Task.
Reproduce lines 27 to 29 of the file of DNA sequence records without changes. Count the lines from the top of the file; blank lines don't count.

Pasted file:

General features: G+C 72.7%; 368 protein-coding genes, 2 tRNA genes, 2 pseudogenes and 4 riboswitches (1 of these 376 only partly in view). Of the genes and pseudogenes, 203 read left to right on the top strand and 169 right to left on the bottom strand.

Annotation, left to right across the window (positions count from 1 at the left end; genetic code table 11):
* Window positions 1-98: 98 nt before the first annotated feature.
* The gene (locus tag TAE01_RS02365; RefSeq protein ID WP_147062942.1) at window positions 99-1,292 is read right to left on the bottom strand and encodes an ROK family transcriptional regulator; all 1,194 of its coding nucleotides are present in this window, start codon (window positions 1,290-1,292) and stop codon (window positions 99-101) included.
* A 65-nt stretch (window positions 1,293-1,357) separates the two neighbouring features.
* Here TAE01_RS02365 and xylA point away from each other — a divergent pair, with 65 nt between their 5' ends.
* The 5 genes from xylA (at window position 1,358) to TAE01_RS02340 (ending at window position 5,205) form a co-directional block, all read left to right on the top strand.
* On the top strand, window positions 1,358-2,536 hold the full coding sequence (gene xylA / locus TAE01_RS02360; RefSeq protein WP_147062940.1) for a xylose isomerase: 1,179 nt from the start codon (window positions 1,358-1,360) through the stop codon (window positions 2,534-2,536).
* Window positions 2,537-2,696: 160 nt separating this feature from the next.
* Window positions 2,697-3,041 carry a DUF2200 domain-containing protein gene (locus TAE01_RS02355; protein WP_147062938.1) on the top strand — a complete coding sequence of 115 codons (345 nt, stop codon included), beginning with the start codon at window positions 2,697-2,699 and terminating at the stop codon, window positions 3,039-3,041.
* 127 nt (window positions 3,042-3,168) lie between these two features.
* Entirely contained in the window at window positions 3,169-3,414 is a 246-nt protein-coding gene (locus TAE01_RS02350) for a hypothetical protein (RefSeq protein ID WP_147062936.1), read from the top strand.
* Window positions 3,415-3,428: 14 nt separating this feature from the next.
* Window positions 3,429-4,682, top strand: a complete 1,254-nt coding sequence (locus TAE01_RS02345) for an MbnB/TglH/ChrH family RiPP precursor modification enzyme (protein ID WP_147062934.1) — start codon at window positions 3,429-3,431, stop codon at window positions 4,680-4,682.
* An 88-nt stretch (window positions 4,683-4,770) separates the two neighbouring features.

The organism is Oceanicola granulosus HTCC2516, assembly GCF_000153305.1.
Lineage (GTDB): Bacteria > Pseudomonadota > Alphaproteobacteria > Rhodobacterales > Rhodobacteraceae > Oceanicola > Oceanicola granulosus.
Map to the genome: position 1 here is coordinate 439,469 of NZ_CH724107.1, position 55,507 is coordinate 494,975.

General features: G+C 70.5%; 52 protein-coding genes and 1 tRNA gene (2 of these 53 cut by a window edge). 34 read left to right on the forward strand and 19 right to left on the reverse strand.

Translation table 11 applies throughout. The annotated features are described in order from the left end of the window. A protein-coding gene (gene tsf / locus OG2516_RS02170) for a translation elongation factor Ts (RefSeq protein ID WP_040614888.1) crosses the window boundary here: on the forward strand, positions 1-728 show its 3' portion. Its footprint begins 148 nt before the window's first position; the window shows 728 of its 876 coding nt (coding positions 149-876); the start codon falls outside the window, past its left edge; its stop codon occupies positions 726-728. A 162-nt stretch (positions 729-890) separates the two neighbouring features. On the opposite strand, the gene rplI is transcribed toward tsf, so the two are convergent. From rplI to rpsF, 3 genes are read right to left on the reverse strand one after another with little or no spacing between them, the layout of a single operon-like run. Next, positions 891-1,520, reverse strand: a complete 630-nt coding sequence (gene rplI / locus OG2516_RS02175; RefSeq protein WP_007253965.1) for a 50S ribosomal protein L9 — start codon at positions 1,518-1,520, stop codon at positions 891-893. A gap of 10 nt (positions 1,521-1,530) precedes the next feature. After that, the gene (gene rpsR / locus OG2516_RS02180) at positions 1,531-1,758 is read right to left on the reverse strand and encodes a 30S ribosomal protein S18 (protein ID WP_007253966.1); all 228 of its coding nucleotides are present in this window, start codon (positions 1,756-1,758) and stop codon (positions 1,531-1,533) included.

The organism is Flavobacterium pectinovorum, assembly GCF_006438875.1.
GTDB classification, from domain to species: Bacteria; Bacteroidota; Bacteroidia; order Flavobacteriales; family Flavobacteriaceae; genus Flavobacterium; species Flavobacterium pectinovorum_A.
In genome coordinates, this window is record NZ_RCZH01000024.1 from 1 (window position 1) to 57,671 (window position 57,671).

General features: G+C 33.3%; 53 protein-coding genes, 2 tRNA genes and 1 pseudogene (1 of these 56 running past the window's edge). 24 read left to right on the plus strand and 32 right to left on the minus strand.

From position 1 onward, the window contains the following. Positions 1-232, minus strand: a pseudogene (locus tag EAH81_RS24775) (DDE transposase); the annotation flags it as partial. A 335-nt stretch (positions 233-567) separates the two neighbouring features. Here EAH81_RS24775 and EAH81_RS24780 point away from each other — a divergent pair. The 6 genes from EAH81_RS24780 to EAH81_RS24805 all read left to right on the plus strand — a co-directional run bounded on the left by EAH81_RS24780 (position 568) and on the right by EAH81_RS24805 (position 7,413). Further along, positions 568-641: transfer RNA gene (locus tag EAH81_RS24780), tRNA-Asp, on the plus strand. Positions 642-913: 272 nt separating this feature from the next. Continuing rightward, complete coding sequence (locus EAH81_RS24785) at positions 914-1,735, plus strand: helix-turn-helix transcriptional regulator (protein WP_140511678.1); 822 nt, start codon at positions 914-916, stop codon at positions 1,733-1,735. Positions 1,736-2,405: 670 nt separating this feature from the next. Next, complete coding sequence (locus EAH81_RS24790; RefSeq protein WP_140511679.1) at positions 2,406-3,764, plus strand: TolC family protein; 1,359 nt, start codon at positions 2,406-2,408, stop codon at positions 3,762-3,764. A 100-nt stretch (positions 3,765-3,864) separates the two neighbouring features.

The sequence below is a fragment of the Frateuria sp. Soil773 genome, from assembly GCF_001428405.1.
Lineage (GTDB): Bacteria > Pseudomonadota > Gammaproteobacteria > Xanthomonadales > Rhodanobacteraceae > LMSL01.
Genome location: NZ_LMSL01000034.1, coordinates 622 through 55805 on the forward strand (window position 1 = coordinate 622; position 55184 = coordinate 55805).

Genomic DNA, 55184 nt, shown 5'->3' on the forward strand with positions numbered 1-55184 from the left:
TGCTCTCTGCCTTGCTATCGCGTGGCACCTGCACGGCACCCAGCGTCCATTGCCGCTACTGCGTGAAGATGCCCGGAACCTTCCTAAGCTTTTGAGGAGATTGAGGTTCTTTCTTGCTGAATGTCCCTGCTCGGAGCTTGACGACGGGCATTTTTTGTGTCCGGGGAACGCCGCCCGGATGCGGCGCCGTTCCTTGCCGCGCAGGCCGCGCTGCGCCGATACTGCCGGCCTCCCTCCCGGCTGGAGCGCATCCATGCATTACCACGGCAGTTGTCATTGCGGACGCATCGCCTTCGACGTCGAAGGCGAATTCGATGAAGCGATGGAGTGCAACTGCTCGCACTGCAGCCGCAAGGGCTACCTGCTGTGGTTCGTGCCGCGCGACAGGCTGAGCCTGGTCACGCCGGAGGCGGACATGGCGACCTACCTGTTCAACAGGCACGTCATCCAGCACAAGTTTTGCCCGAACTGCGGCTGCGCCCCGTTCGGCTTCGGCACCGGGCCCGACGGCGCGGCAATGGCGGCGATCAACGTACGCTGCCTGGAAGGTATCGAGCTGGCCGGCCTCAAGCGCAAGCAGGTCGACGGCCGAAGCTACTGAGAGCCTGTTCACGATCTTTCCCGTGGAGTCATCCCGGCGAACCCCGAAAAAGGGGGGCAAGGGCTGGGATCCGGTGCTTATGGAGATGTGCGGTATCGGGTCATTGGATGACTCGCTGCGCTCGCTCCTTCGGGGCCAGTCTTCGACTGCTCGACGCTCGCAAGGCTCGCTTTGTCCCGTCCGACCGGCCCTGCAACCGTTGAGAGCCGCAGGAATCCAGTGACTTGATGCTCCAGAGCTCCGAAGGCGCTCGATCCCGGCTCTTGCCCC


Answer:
Lineage (GTDB): Bacteria > Pseudomonadota > Gammaproteobacteria > Xanthomonadales > Rhodanobacteraceae > LMSL01.
Genome location: NZ_LMSL01000034.1, coordinates 622 through 55805 on the forward strand (window position 1 = coordinate 622; position 55184 = coordinate 55805).

Genomic DNA, 55184 nt, shown 5'->3' on the forward strand with positions numbered 1-55184 from the left: